A Critical Analysis of Robert Frosts The Road Not Taken
It is truly incredible how a relatively small poem of only four stanzas has grown to being considered one of the great illustrations of American poetry. In the poem, The Road Not Taken, the poet, Robert Frost, brings his readers on a walk to a fork in the road and asks them to answer the question, Where do I go next? with a simple answer, Go left or right. However, when one looks below the surface, he realizes that Frosts poem really presents the reader with a question about life. Using the poetic devices of symbolism, imagery, tone and setting, the poet creates a metaphor that transfers the reader beyond the actual footsteps on a path to ones journey through life and the importance of making good choices along the way.
The first stanza of the poem opens with the line Two roads diverged in a yellow wood (The Road Not Taken). From the use of the word yellow , we sense that it is either spring or fall, a calm and pleasant time of year; a setting that makes the traveller want to continue the journey. The trees at the edge of the forest seem to create boundaries telling the reader that the traveller must choose one path or the other and wishes he could travel both, while the two roads symbolize the choice and consequences of his selection. Another example of symbolism in the first stanza is And looked down one as far as I could / To where it bent in the undergrowth. This shows the traveller trying to look further into the future to see what each path might hold for him. He examines one choice as best he can, but the future represented by the bend stops him from seeing where it leads. The next example of symbolism is Yet knowing how way leads on to way / I doubted if I should ever come back. The traveller knows that he will probably never get the chance to come back and travel the other path, and that he realizes that his choice will change his life forever. A final example of the use of symbolism is in the poem is Two roads diverged in a wood, and I - / I took the one less traveled by, / And that has made all the difference. This symbolizes the traveller belief that he has led a good life, and that he did make the right choice.
There are many examples of imagery including the use of yellow in the first line, representing that the traveller has a bright future no matter which path he chooses. The undergrowth is usually not a pretty place, but is not necessarily unpleasant. It could represent a part of the future that might not be bad, but just something the traveller will have to face along his journey. The image of travelling through the forest on a bright yellow or sunny day also could be thought of as his lifes journey. The image of the sun casting shadows through the trees might represent the ups and downs that all travellers experience. The first line of the last stanza creates the image of a traveller who is telling the story of his journey, and can interpret the sigh as either expressing regret or relief but either way it is has made him who he is. The second line of the last stanza, Somewhere ages and ages hence: gives the reader the image of an older traveller who has earned a good living and made the right choices.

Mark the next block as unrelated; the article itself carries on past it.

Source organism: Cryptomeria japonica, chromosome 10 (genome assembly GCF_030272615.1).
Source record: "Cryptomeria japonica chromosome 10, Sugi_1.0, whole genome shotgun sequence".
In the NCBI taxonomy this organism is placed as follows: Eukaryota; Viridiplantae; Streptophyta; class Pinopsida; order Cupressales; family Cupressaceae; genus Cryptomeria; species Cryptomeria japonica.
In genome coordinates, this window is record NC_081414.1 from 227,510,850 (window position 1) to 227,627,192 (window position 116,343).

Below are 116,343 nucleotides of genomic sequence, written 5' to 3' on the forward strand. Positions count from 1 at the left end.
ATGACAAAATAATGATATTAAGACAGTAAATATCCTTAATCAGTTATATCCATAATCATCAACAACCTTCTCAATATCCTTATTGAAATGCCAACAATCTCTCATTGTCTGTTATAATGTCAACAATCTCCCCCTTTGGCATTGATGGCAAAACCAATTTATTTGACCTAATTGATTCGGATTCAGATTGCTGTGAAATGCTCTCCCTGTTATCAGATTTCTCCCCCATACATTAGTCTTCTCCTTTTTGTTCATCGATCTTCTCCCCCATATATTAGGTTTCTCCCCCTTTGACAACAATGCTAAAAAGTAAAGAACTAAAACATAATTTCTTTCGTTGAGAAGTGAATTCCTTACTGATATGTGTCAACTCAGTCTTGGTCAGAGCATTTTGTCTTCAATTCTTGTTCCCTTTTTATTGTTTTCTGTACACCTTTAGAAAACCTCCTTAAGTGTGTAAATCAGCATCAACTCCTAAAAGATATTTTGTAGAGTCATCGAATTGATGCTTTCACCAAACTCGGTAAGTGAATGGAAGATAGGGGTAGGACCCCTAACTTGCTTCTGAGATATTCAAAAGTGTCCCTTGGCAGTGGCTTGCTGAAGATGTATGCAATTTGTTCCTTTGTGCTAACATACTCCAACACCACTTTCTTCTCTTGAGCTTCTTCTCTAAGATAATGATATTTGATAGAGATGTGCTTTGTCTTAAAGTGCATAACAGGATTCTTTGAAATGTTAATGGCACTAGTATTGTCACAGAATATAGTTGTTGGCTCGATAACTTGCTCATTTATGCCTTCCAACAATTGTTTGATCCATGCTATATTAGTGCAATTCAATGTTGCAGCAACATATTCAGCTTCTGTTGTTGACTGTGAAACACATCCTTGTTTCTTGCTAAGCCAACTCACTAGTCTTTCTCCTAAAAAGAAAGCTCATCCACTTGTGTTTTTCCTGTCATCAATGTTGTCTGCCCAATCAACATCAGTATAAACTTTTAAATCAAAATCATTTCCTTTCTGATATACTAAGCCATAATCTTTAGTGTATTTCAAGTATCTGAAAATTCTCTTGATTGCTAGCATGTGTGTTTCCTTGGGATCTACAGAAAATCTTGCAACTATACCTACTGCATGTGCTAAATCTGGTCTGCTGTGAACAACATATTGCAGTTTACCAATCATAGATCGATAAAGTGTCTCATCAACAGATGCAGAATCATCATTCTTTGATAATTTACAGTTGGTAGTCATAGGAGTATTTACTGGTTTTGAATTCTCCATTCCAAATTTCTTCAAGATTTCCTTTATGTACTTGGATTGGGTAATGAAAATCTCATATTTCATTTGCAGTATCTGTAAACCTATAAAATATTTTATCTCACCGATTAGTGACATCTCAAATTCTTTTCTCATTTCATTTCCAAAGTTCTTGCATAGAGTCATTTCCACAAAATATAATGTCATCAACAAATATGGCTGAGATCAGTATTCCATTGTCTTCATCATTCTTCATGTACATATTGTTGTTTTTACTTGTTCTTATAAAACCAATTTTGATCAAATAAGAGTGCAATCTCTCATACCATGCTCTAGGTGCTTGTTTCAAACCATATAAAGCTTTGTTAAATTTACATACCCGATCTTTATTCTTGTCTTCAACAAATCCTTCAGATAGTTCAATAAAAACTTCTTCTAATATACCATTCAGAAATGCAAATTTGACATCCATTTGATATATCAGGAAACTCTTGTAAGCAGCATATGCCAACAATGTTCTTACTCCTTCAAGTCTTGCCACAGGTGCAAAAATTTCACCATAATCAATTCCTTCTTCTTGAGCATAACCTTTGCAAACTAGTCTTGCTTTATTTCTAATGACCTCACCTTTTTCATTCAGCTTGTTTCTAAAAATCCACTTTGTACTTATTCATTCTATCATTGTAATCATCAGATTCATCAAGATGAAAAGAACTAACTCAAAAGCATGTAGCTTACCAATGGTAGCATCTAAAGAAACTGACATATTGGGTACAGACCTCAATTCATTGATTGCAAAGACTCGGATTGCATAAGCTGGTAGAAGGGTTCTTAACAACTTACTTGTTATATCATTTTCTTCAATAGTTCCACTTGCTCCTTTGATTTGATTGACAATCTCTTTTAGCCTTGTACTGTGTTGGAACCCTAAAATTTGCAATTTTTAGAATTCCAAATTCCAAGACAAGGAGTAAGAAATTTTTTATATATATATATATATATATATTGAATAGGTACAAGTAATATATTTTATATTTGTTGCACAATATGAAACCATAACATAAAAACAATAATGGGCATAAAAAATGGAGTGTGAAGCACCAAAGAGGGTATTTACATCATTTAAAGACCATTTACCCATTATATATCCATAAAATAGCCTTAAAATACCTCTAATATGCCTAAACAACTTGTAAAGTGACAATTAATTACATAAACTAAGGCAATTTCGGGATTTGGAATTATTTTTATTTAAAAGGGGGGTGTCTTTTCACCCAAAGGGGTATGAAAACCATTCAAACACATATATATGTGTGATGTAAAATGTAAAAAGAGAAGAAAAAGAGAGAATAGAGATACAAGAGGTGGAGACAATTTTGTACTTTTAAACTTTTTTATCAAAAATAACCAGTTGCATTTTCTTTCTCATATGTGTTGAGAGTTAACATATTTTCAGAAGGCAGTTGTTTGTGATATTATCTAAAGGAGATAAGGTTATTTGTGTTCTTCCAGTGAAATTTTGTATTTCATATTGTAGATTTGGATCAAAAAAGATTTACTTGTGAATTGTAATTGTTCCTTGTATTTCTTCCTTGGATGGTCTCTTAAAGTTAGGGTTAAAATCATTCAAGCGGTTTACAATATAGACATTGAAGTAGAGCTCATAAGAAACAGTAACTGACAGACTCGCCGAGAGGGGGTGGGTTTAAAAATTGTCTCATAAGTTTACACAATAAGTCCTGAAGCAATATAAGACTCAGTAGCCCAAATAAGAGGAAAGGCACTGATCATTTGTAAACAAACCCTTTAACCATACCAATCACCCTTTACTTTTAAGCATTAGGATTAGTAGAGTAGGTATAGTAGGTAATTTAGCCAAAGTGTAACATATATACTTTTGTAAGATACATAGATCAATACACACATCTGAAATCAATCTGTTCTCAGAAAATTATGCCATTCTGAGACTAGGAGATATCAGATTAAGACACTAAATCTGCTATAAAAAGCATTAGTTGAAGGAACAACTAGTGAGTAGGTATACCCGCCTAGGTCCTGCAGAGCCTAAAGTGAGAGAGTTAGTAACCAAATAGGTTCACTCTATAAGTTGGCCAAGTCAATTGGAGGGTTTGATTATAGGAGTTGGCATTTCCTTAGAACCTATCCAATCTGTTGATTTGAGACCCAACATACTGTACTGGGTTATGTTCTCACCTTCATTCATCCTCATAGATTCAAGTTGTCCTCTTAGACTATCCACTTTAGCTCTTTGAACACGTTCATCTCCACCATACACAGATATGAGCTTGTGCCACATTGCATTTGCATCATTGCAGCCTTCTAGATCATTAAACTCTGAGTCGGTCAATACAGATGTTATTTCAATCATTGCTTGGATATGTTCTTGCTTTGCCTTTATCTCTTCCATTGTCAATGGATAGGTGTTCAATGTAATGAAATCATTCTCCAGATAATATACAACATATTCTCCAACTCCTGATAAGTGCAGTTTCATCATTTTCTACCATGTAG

In The Road Not Taken, the travellers tone and setting are very important in helping to explain the struggle a person might go through in picking the right road to travel, the road that they think will lead them to happiness. At the end of the second stanza, the traveller states that there was really not much difference in the two roads, and that neither had really been worn by traffic, but that the one road wanted wear. The travellers tone changes here to a more confident and less confused man than he was earlier in the poem. In line eight, the traveller says Because it was grassy and wanted wear, it shows that the traveller may not want to be like everyone else, a follower, and instead he chooses a different road and becomes a leader. The tone changes again in line one of the fourth stanza when the sigh is used to show how his journey has not been easy, but changes again back to confidence in the last line of the poem where it seems he is happy with where life has taken him when he says And that has made all the difference. The setting in the Road Not Taken is also very important. The first line of the poem, Two roads diverged in a yellow wood, is a metaphor used by the author to represent life. Using this image helps to better understand the difficulty the traveller is confronted with. Life is like the woods because no one can really knows what the future holds for them, you can only hope that you choose the right road and it brings you happiness. The description of the woods is also used to describe the uncertainty of the traveller, and implies that he may be scared to choose any path. All he can do is take a chance, choose one and hope he chose wisely, which is what he does when he looks down the first road, at the end of the first stanza.
In conclusion, the author of The Road Not Taken, Robert Frost, uses symbolism, imagery, as well as tone and setting to create a metaphor that transfers the reader beyond the actual footsteps on a path to ones journey through life and the importance of making good choices along the way, leading them in the end to happiness.